Friday, July 24, 2015


Is there any combination of criminal activity, mental illness, and political extremism that can motivate authorities to significantly restrict a white male's access to guns? John Russell Houser, the Louisiana movie theater shooter, had a criminal record and 57 varieties of dysfunction -- yet he was packing heat last night in Lafayette. The authorities knew he was a threat to his family:
He was treated in 2008 and 2009 for mental health problems after his wife and other family members took out a temporary protective order against him for extreme erratic behavior and has made ominous as well as disturbing statements.”

The filing shows Kellie Houser was so fearful of her husband, who “has a history of mental health issues, i.e., manic depression and/or bi-polar disorder,” that she removed all the guns from their home.

The order was granted, according to court records, and she filed for divorce in March 2015.
And recently:
Houser was evicted last year from a rental property on 32nd Street, where his estranged wife owns a home.... It’s not clear whether he lived at the home when the photo was taken.

A criminal mischief complaint was filed against him after he destroyed some property at the home, but the Russell County sheriff said he was not sure whether an arrest warrant was issued.
Prior to that:
Lafayette Mayor Lester Joseph Durel, Jr., said Houser's prior arrests were for arson and a misdemeanor for selling alcohol to a minor, but that he had no arrest record in 10-15 years. "There is nothing else on him," Durel said.
The domestic troubles sound frightening:
Houser “has a history of mental health issues, i.e., manic depression and/or bi-polar disorder,” according to a request for a temporary protective order filed against him in 2008 by his wife and daughter, as well as his daughter’s then-fiance and the fiance’s parents.

The family said that even though he lived in Phenix City, Alabama, he had come to their home in Carroll County, Georgia, and “perpetrated various acts of family violence.”

His daughter, Kirbey Ellen Houser, was engaged to be married to Andrew Michael Broome at the time, and Houser was vehemently opposed, the court papers said. “He has exhibited extreme erratic behavior and has made ominous as well as disturbing statements” that their marriage would not occur, the filing says.
He was turned down for a concealed carry permit in 2006, and his wife removed guns from their house. But obviously this didn't prevent him from obtaining the gun he used in the theater. I'll just remind you that the state of Georgia doesn't believe domestic violence is much of a reason to restrict access to guns:
Georgia has few laws to prevent abusers from having easy access to guns.

• Georgia has no law prohibiting domestic violence misdemeanants or defendants subject to domestic violence protective orders from purchasing or possessing firearms, unlike federal law. As a result, people convicted of abusing non-cohabitating dating partners and family members, such as siblings, can legally own guns.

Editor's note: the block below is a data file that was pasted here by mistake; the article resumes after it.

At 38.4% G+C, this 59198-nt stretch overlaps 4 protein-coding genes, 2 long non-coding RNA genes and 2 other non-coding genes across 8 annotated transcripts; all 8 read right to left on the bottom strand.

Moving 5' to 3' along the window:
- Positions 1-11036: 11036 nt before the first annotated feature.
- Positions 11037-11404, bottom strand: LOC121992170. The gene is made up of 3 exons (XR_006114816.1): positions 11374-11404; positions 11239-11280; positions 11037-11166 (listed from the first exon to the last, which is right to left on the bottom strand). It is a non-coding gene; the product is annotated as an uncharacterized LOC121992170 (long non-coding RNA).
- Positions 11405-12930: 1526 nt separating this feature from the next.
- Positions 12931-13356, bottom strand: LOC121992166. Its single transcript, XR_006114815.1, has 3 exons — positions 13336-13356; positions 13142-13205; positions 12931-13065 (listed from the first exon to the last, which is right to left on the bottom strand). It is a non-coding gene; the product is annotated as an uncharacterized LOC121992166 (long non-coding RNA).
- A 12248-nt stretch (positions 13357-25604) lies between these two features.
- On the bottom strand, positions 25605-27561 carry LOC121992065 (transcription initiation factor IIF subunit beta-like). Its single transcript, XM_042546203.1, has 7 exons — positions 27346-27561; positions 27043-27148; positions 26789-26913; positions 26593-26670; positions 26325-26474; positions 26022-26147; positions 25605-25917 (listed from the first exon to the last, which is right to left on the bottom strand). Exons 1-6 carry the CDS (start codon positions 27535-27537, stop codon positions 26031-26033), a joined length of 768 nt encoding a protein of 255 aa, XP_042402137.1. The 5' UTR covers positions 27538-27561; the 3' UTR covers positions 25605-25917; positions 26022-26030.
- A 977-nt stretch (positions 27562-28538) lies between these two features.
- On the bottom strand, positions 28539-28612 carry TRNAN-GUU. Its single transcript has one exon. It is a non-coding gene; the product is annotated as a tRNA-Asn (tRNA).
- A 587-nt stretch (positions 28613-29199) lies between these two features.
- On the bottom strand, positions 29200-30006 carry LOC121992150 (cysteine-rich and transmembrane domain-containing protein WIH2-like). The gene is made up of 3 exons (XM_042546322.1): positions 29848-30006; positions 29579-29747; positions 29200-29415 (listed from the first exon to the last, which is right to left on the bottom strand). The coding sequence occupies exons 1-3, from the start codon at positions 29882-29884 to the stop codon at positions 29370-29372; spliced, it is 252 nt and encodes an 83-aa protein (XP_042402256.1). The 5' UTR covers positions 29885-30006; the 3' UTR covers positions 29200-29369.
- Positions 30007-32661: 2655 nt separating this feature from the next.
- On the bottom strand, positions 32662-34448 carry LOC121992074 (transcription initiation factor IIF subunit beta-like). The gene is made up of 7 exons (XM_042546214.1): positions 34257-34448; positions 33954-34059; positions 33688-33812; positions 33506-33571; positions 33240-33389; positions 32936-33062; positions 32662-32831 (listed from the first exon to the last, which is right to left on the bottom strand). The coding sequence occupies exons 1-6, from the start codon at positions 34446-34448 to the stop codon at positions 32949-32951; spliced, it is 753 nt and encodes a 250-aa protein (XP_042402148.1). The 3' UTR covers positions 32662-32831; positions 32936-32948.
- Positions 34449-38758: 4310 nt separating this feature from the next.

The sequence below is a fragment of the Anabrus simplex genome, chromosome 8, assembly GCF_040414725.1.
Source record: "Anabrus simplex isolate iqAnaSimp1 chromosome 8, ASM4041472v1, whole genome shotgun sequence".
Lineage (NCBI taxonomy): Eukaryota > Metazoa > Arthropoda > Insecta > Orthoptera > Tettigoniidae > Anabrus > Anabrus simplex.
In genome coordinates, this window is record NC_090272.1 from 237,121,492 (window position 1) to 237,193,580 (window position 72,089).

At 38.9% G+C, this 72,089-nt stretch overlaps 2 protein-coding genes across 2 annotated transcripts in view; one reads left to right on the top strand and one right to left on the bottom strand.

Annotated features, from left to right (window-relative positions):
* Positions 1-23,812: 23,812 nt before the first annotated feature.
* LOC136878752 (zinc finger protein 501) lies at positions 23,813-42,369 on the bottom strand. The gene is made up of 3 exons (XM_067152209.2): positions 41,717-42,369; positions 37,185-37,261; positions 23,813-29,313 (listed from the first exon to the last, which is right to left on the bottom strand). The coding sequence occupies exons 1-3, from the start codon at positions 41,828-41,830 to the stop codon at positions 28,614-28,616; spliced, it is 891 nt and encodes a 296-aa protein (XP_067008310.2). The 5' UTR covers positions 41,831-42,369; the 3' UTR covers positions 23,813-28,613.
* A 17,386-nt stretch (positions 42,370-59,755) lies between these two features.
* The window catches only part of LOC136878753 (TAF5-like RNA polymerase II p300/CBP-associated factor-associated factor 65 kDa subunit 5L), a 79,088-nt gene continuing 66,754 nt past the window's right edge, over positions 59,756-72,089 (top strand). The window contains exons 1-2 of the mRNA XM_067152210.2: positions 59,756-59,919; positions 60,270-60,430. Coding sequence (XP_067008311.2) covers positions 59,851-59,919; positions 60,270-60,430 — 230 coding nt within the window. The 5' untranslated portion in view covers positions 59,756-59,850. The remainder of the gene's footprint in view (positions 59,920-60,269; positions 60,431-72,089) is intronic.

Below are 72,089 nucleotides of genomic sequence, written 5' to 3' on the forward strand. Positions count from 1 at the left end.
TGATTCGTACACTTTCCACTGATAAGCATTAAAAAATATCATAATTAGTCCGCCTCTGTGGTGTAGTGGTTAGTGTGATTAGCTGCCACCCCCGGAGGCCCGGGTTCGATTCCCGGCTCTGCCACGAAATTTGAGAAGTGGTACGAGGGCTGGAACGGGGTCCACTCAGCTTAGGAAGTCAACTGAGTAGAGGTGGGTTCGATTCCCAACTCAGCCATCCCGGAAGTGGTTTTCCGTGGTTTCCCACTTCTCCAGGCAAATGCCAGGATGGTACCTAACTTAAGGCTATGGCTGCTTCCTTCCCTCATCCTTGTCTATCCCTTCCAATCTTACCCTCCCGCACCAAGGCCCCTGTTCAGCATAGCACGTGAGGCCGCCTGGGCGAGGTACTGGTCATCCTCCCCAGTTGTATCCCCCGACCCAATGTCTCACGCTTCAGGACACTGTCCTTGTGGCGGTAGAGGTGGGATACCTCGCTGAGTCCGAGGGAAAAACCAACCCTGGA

• Georgia does not require the surrender of firearms owned by a person who has become prohibited from possessing firearms under federal law.

• State law also does not bar stalking misdemeanants from purchasing or possessing firearms.

• Georgia does not require a background check for all gun buyers, including those shopping at gun shows or over the Internet.
Houser was also a broad-spectrum hatemonger. Yes, it's a free country, but if he were Muslim and expressed this much politicized hate, the government would want to know all about it. A few items from the Southern Poverty Law Center's roundup of Houser's Internet postings:

He was also a fan of the Greek fascist group Golden Dawn.

But you get the feeling from reading his postings that he both feared and craved the Apocalypse, and he shot up the theater because it wasn't coming fast enough. This is from a manifesto he posted in 2013:
1 Recognize a lost cause.It is too late.The US is oozing the puss of foolishness and perversion.

... Truth and death always go hand in hand, and in our brave moments we can laugh. Whatever truth requires, I will accept.

... 4 For the few who will understand this, it is my hope that you will see to one preparation for the coming downfall, which will be worse than a Mad Max scenario. That preparation is not storing up canned goods, munitions,etc, but to gather what will be necessary to put in your families food to insure a painless and certain death should the need arise.,if there are no cell phones,no TV,no power,gas,no stores,no police,etc.

5 If you are male, fight until the end, and enjoy it.People are good at what they enjoy, and your Maker would want it that way.
We stop and frisk black males on scant pretext, and "law and order" types howl when we put any curbs whatsoever on the practice. We scrutinize the beliefs and activities of Muslims. But this guy pretty much does what he wants, and hardly anyone in authority cares, until it's too late.


UPDATE: And on the subject of the government putting roadblocks in the way of gun access for Houser, please note this:
[In 2006], Houser applied for a concealed carry permit but was denied based on a previous arson charge and his wife’s allegations. He was then committed to a mental hospital in Columbus in 2008....